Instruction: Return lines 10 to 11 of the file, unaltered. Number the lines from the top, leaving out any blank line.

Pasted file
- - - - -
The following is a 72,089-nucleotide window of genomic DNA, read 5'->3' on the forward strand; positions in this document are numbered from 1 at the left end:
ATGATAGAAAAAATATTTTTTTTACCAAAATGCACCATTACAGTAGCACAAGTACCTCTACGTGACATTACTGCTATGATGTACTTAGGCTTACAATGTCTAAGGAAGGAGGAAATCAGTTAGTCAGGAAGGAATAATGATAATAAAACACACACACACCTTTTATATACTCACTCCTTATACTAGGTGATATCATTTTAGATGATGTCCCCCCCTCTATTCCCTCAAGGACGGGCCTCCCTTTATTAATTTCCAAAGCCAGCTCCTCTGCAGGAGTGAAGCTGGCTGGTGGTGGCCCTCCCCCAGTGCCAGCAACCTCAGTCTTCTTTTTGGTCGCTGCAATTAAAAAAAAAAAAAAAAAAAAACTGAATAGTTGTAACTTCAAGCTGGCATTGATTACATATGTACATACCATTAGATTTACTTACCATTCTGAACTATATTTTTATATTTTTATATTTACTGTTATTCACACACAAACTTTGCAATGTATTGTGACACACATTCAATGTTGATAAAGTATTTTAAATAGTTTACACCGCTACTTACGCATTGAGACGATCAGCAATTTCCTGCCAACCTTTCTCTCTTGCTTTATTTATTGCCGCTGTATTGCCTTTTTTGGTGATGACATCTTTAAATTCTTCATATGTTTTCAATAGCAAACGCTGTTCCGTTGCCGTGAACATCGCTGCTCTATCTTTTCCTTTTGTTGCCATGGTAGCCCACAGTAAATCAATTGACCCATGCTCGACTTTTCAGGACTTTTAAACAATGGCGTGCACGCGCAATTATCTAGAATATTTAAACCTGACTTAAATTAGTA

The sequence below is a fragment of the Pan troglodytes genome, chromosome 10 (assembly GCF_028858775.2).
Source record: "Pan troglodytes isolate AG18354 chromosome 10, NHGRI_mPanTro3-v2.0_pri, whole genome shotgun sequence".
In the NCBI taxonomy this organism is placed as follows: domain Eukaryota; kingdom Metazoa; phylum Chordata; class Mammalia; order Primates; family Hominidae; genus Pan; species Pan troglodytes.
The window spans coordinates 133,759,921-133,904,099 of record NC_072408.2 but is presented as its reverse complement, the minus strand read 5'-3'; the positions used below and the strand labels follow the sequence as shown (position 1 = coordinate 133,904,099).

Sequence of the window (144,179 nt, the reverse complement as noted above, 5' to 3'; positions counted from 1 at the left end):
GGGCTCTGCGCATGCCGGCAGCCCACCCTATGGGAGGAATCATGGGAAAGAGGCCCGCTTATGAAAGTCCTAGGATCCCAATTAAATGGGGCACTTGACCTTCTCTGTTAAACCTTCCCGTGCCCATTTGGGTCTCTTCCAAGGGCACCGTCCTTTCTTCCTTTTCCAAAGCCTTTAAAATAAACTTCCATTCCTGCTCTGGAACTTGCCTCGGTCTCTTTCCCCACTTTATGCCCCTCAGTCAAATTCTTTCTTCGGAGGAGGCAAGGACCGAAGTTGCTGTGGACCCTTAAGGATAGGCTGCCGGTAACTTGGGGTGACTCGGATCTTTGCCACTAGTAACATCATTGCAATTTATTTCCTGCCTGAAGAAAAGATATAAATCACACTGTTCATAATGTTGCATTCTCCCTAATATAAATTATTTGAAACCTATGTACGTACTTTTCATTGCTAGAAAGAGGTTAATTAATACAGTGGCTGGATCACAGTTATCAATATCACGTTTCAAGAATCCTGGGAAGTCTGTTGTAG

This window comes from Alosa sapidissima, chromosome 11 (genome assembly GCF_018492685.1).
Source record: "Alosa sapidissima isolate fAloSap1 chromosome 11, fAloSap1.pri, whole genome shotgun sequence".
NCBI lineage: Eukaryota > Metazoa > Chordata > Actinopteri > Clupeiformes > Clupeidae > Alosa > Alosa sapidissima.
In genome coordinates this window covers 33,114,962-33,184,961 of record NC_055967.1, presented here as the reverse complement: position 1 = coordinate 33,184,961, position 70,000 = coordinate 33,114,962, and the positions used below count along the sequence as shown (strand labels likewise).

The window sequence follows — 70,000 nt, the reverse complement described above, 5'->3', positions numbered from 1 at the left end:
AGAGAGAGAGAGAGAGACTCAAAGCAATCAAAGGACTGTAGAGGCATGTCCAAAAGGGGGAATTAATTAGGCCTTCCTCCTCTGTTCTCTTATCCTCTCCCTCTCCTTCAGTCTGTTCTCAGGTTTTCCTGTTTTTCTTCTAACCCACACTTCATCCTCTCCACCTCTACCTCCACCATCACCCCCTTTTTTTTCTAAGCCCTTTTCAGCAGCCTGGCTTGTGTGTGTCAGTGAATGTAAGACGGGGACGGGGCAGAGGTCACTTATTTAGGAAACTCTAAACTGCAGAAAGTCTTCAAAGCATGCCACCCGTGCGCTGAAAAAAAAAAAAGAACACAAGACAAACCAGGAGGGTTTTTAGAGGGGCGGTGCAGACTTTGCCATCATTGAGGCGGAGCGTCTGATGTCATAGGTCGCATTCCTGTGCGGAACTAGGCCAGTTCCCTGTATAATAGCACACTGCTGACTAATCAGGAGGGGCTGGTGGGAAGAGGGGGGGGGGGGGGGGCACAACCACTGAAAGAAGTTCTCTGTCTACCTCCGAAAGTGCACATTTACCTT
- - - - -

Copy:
Source record: "Alosa sapidissima isolate fAloSap1 chromosome 11, fAloSap1.pri, whole genome shotgun sequence".
NCBI lineage: Eukaryota > Metazoa > Chordata > Actinopteri > Clupeiformes > Clupeidae > Alosa > Alosa sapidissima.